How about a happy ghost story for a change? Sure, you can’t have a ghost without some sort of tragedy and a loss of life is a necessity for such tales, but that doesn’t always mean the dead have to remain maladjusted in the afterlife, reports Booze & Boos.
At Farnam Manor the Caspers aren’t only friendly, they’re downright jovial. That’s why the management suggests you wear a party hat while seeking out the spirits.
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Seriously, they provide you with party hats at the beginning of ghost hunts and say that the specters who linger here are more engaging when it appears that a shindig is in progress.
The house was built in 1834 by Everett Farnam, the eccentric and wealthy son of a Revolutionary War soldier, as a gift for his much younger wife, Emily.
Despite their age discrepancy (he was 40 and she 18 when they married) the couple seemed very happy, often hosting community gatherings and raising 5 children on the sprawling 3200-acre estate.
In 1858 the couple’s 6 year old daughter, also named Emily, escaped the watchful eye of her nanny and fell into a cistern beneath the kitchen and drowned.
Emily the senior and Everett, who insisted on being called “Lord Farnam”, were devastated. Then a short time later their infant son died in his crib. We can guess it would be 3 children that they raised to fruition at Farnam Manor.
Visitors report that little Emily is one of the most active and energetic entities on the estate. She can be heard giggling in the hallways as she runs from room to room.
She also plays with toys, likes to hide things and even hold the hand of people that she is fond of. Unlike most stories of ghostly children, those who have been lucky enough to see the little girl in her pink and white floral dress say she exudes a feeling of warmth and playfulness.
Not as much can be said of her younger brother, but his cries are occasionally heard coming from the nursery.
Shortly before his own death in one of the upstairs bedrooms in 1884, Lord Farnam told those present that he would return from the grave as a crow so that could continue to survey his estate from above.
While this story has laudanum abuse written all over it, generations of neighbors swear that a pair of crows often seen at the house and the Farnam gravesite are none other than Everett and Emily.
However, being reincarnated as a fine feathered fellow must not be all Farnam imagined.
He and Emily abandon their avian life of bug-eating, worm slurping and flying around quite often to appear as full-bodied apparitions to Manor visitors and engage in lively conversations with ghost hunters through dowsing rods, EVPs and a variety of tools employed by the modern paranormal researcher.
The Farnam family doesn’t haunt the place all alone, they are kept company by the shadowy figure of a wounded civil war soldier that appears by the fireplace in one of the upstairs bedrooms, a mischievous little boy known as Ikobod, and a Native American who wanders the path of an ancient trail on the Manor grounds.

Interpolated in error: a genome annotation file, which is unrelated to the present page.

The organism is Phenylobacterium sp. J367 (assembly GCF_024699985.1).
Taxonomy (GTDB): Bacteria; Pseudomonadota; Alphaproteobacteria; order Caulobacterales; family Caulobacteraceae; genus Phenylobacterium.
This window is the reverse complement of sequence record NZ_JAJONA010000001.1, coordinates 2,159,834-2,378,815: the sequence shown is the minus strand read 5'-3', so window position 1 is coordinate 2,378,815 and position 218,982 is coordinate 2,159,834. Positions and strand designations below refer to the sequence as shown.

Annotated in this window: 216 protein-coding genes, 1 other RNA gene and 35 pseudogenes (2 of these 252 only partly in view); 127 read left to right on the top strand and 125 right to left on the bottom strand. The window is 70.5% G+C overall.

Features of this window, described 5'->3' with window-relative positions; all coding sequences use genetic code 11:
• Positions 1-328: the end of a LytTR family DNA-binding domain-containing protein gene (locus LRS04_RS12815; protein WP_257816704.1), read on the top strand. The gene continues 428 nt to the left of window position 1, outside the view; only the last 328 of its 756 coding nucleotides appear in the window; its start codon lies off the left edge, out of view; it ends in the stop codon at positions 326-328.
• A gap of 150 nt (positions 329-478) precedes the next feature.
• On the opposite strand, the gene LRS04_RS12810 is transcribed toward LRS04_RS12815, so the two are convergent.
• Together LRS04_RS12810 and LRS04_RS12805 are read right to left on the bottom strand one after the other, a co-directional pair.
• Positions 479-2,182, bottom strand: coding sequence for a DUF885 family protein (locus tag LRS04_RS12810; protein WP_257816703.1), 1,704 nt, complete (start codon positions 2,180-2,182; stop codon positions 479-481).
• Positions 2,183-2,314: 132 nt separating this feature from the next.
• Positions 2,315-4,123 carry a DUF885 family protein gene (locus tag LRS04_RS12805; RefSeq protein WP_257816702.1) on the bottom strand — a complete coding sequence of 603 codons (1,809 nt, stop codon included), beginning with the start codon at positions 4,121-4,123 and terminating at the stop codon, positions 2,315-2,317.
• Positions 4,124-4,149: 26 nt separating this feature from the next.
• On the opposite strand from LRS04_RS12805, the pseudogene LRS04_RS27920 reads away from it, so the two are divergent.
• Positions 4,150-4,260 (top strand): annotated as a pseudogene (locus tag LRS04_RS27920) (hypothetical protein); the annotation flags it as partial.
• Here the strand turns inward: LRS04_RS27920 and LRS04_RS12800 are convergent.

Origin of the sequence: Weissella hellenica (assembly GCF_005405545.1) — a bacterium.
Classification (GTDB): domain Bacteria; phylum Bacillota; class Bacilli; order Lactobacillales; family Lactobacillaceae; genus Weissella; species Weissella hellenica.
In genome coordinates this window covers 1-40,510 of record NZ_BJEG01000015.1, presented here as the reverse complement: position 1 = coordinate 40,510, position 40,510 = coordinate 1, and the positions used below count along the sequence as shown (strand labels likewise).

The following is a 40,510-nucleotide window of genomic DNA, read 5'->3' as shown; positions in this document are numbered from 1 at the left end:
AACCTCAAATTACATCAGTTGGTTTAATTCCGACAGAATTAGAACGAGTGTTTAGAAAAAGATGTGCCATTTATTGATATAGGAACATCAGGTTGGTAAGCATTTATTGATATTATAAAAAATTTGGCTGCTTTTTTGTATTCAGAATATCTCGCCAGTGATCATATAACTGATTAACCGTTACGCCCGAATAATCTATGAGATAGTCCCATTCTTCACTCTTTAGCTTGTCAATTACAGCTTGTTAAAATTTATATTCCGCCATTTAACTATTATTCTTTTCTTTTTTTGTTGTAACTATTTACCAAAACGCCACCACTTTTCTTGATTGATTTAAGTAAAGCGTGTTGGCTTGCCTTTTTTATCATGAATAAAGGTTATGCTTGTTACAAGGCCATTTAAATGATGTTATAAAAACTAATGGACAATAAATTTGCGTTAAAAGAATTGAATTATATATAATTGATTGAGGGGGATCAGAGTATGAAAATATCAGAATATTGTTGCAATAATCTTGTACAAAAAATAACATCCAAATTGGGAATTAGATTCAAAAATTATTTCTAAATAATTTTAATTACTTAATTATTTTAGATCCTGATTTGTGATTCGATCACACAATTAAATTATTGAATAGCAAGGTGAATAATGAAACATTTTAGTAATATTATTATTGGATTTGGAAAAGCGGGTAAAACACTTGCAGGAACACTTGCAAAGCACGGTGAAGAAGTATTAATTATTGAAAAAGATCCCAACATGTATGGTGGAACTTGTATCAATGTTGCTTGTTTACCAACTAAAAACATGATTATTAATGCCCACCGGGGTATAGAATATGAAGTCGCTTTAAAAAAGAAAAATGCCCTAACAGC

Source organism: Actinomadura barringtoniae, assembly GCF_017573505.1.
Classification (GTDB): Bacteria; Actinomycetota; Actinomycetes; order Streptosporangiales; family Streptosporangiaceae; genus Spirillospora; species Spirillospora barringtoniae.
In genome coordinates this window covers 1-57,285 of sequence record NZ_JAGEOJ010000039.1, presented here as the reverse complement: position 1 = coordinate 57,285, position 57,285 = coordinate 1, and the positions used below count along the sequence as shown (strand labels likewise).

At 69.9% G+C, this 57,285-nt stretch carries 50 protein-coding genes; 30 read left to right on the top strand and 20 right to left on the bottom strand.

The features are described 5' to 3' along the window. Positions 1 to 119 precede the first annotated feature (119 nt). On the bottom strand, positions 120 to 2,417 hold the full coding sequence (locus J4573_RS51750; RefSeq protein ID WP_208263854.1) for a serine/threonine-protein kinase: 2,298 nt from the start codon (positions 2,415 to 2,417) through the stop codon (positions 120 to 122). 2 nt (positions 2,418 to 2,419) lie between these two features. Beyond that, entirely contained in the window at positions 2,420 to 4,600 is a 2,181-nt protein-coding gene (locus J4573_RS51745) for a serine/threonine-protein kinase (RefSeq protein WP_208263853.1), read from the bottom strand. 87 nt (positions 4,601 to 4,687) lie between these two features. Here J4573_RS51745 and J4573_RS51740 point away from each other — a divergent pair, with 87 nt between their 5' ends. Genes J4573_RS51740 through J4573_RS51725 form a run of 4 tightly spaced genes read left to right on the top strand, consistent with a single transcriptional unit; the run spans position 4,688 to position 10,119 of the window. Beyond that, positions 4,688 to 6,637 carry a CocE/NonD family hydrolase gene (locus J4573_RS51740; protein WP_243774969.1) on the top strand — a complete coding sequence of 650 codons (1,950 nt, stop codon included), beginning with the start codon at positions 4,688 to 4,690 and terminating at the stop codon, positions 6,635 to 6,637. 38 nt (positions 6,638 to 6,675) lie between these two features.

In 1910 a woman named Ella Mayer bought the house, added the grand front porch and an extra wing, then opened the place as a private gentleman’s club for police officers. Rumor has it that the club was a place where the fuzz could come to break the law, rather than enforce it. Intoxication, gambling and prostitution, oh my!
One of the ladies of the night from this period, named Marilyn, is said to linger, waiting on a client who promised to return and make her his bride. She’s been seen wearing a pale blue gown standing on the porch or sitting in her second story bedroom crying. Honey, he ain’t worth it.
In 1948 the Kirk family moved in upstairs and converted the first floor of the building into a popular restaurant called the Danish Smorgasbord. The house again fell into disuse after Mr. Kirk suffered a fatal heart attack in his bedroom in 1972.
Aside from catching the occasional whiff of Mr, Kirk’s cigar smoke or aftershave, guests say he also appears in full form in many of the Manor’s seventeen rooms.
During the early 1990s the Zarube family became the next caretakers of the home, planning to renovate the historic site and open a bed and breakfast, but divorce intervened and the building again sat vacant.
Finally, in 2003, Tim Magner and Kathy Dykes formed a non-profit that would purchase the house and establish the Manor as the museum it is today. Almost immediately, the new owners noticed that the house was anything but empty.
Knocking sounds, unexplainable footsteps and pictures being turned upside down in their frames convinced the couple to seek out the assistance of paranormal investigators.
A bevy of people donning cameras, voice recorders and all other manner of doohickies descended on the house and confirmed that it is, indeed, haunted.
One unique feature of this haunting is that no one who enters the museum finds it fearful, but rather warm and inviting, and the owners insist the spirits who remain do so out of a love for the place.
Luckily, this encouraged Magner and Dykes to open the house on a regular basis for visitors who hope to find more than antiques in the 182-year-old building.
With a tally of eight ghosts or more wandering it’s halls, Farnam Manor truly is a smorgasbord… of SPECTERS!
For current dates on ghost hunts visit www.farnamfoundation.org